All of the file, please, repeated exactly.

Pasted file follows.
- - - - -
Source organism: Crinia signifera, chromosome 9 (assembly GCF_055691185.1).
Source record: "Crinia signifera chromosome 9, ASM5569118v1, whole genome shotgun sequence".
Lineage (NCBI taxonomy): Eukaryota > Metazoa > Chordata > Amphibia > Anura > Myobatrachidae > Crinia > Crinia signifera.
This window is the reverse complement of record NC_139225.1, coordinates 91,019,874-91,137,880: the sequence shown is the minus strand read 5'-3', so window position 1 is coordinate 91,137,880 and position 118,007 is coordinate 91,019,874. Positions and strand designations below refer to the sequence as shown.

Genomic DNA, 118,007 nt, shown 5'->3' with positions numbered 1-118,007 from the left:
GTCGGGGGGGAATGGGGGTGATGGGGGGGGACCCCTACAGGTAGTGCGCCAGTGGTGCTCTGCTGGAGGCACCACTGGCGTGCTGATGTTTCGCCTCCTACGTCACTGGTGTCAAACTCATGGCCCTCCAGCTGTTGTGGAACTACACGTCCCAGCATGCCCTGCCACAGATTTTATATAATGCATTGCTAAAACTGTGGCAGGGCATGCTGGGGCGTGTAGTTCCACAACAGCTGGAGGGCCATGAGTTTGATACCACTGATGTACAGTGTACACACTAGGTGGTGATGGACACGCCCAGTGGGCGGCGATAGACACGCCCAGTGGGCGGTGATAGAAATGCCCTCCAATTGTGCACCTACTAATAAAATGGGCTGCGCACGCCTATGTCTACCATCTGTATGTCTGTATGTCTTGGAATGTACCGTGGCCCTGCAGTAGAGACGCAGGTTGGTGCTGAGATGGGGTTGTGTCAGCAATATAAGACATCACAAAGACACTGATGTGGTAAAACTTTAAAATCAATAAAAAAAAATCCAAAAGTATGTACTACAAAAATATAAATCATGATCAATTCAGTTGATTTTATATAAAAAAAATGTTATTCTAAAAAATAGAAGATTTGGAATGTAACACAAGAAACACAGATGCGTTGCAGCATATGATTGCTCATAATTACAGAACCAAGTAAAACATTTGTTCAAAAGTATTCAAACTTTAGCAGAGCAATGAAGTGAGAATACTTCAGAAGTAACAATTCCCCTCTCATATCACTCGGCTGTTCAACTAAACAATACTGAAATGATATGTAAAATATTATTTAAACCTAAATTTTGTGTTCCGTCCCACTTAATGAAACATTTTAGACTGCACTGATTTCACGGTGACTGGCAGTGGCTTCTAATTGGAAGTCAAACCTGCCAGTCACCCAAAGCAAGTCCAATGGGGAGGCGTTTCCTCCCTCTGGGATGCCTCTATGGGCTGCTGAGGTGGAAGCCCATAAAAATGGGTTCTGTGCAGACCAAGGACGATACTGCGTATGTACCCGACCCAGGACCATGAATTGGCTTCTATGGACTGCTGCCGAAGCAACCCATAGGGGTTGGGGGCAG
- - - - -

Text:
Source organism: Crinia signifera, chromosome 9 (assembly GCF_055691185.1).
Source record: "Crinia signifera chromosome 9, ASM5569118v1, whole genome shotgun sequence".
Lineage (NCBI taxonomy): Eukaryota > Metazoa > Chordata > Amphibia > Anura > Myobatrachidae > Crinia > Crinia signifera.
This window is the reverse complement of record NC_139225.1, coordinates 91,019,874-91,137,880: the sequence shown is the minus strand read 5'-3', so window position 1 is coordinate 91,137,880 and position 118,007 is coordinate 91,019,874. Positions and strand designations below refer to the sequence as shown.

Genomic DNA, 118,007 nt, shown 5'->3' with positions numbered 1-118,007 from the left:
GTCGGGGGGGAATGGGGGTGATGGGGGGGGACCCCTACAGGTAGTGCGCCAGTGGTGCTCTGCTGGAGGCACCACTGGCGTGCTGATGTTTCGCCTCCTACGTCACTGGTGTCAAACTCATGGCCCTCCAGCTGTTGTGGAACTACACGTCCCAGCATGCCCTGCCACAGATTTTATATAATGCATTGCTAAAACTGTGGCAGGGCATGCTGGGGCGTGTAGTTCCACAACAGCTGGAGGGCCATGAGTTTGATACCACTGATGTACAGTGTACACACTAGGTGGTGATGGACACGCCCAGTGGGCGGCGATAGACACGCCCAGTGGGCGGTGATAGAAATGCCCTCCAATTGTGCACCTACTAATAAAATGGGCTGCGCACGCCTATGTCTACCATCTGTATGTCTGTATGTCTTGGAATGTACCGTGGCCCTGCAGTAGAGACGCAGGTTGGTGCTGAGATGGGGTTGTGTCAGCAATATAAGACATCACAAAGACACTGATGTGGTAAAACTTTAAAATCAATAAAAAAAAATCCAAAAGTATGTACTACAAAAATATAAATCATGATCAATTCAGTTGATTTTATATAAAAAAAATGTTATTCTAAAAAATAGAAGATTTGGAATGTAACACAAGAAACACAGATGCGTTGCAGCATATGATTGCTCATAATTACAGAACCAAGTAAAACATTTGTTCAAAAGTATTCAAACTTTAGCAGAGCAATGAAGTGAGAATACTTCAGAAGTAACAATTCCCCTCTCATATCACTCGGCTGTTCAACTAAACAATACTGAAATGATATGTAAAATATTATTTAAACCTAAATTTTGTGTTCCGTCCCACTTAATGAAACATTTTAGACTGCACTGATTTCACGGTGACTGGCAGTGGCTTCTAATTGGAAGTCAAACCTGCCAGTCACCCAAAGCAAGTCCAATGGGGAGGCGTTTCCTCCCTCTGGGATGCCTCTATGGGCTGCTGAGGTGGAAGCCCATAAAAATGGGTTCTGTGCAGACCAAGGACGATACTGCGTATGTACCCGACCCAGGACCATGAATTGGCTTCTATGGACTGCTGCCGAAGCAACCCATAGGGGTTGGGGGCAG